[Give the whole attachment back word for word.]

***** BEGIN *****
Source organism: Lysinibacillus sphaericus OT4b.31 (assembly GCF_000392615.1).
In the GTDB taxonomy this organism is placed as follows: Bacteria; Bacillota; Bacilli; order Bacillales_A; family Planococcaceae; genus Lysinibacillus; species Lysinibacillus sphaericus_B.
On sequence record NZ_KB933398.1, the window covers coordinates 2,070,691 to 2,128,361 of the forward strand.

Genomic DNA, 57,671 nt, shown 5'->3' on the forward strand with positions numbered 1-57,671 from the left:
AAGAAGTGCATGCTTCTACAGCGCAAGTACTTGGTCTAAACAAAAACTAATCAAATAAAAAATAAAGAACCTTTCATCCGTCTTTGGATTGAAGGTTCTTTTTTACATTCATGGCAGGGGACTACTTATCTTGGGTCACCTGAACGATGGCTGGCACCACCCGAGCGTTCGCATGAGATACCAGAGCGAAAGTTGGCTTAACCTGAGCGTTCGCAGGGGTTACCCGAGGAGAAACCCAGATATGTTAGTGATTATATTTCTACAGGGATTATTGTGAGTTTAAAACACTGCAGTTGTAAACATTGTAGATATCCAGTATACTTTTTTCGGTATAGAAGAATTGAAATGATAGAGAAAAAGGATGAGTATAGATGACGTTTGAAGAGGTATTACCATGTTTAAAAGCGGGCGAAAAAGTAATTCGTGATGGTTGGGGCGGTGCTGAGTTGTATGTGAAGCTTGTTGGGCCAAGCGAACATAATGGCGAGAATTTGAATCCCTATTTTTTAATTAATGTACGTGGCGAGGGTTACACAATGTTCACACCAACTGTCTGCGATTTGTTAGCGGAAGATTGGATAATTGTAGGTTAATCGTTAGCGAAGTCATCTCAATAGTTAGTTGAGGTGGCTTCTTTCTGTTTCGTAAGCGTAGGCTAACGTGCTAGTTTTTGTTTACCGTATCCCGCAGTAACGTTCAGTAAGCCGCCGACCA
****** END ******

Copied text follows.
Source organism: Lysinibacillus sphaericus OT4b.31 (assembly GCF_000392615.1).
In the GTDB taxonomy this organism is placed as follows: Bacteria; Bacillota; Bacilli; order Bacillales_A; family Planococcaceae; genus Lysinibacillus; species Lysinibacillus sphaericus_B.
On sequence record NZ_KB933398.1, the window covers coordinates 2,070,691 to 2,128,361 of the forward strand.

Genomic DNA, 57,671 nt, shown 5'->3' on the forward strand with positions numbered 1-57,671 from the left:
AAGAAGTGCATGCTTCTACAGCGCAAGTACTTGGTCTAAACAAAAACTAATCAAATAAAAAATAAAGAACCTTTCATCCGTCTTTGGATTGAAGGTTCTTTTTTACATTCATGGCAGGGGACTACTTATCTTGGGTCACCTGAACGATGGCTGGCACCACCCGAGCGTTCGCATGAGATACCAGAGCGAAAGTTGGCTTAACCTGAGCGTTCGCAGGGGTTACCCGAGGAGAAACCCAGATATGTTAGTGATTATATTTCTACAGGGATTATTGTGAGTTTAAAACACTGCAGTTGTAAACATTGTAGATATCCAGTATACTTTTTTCGGTATAGAAGAATTGAAATGATAGAGAAAAAGGATGAGTATAGATGACGTTTGAAGAGGTATTACCATGTTTAAAAGCGGGCGAAAAAGTAATTCGTGATGGTTGGGGCGGTGCTGAGTTGTATGTGAAGCTTGTTGGGCCAAGCGAACATAATGGCGAGAATTTGAATCCCTATTTTTTAATTAATGTACGTGGCGAGGGTTACACAATGTTCACACCAACTGTCTGCGATTTGTTAGCGGAAGATTGGATAATTGTAGGTTAATCGTTAGCGAAGTCATCTCAATAGTTAGTTGAGGTGGCTTCTTTCTGTTTCGTAAGCGTAGGCTAACGTGCTAGTTTTTGTTTACCGTATCCCGCAGTAACGTTCAGTAAGCCGCCGACCA